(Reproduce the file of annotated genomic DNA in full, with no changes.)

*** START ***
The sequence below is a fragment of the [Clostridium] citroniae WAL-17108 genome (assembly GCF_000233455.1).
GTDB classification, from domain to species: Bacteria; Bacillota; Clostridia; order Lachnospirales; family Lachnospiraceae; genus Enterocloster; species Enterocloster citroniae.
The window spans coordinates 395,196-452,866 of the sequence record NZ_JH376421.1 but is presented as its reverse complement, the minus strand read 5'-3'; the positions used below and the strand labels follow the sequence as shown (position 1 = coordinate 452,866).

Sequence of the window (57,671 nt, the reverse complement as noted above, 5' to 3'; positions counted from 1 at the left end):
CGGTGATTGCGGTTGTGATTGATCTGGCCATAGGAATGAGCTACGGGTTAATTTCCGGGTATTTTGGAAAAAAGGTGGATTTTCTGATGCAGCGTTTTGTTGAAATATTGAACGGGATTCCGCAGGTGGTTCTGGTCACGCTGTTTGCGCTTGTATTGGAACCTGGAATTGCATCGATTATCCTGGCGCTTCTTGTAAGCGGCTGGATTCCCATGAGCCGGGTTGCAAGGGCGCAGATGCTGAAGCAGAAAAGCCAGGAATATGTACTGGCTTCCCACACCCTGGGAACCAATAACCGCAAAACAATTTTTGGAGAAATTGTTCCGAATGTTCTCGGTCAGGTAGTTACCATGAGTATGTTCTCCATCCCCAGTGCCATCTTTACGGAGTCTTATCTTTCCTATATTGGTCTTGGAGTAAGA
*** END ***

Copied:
The sequence below is a fragment of the [Clostridium] citroniae WAL-17108 genome (assembly GCF_000233455.1).
GTDB classification, from domain to species: Bacteria; Bacillota; Clostridia; order Lachnospirales; family Lachnospiraceae; genus Enterocloster; species Enterocloster citroniae.
The window spans coordinates 395,196-452,866 of the sequence record NZ_JH376421.1 but is presented as its reverse complement, the minus strand read 5'-3'; the positions used below and the strand labels follow the sequence as shown (position 1 = coordinate 452,866).

Sequence of the window (57,671 nt, the reverse complement as noted above, 5' to 3'; positions counted from 1 at the left end):
CGGTGATTGCGGTTGTGATTGATCTGGCCATAGGAATGAGCTACGGGTTAATTTCCGGGTATTTTGGAAAAAAGGTGGATTTTCTGATGCAGCGTTTTGTTGAAATATTGAACGGGATTCCGCAGGTGGTTCTGGTCACGCTGTTTGCGCTTGTATTGGAACCTGGAATTGCATCGATTATCCTGGCGCTTCTTGTAAGCGGCTGGATTCCCATGAGCCGGGTTGCAAGGGCGCAGATGCTGAAGCAGAAAAGCCAGGAATATGTACTGGCTTCCCACACCCTGGGAACCAATAACCGCAAAACAATTTTTGGAGAAATTGTTCCGAATGTTCTCGGTCAGGTAGTTACCATGAGTATGTTCTCCATCCCCAGTGCCATCTTTACGGAGTCTTATCTTTCCTATATTGGTCTTGGAGTAAGA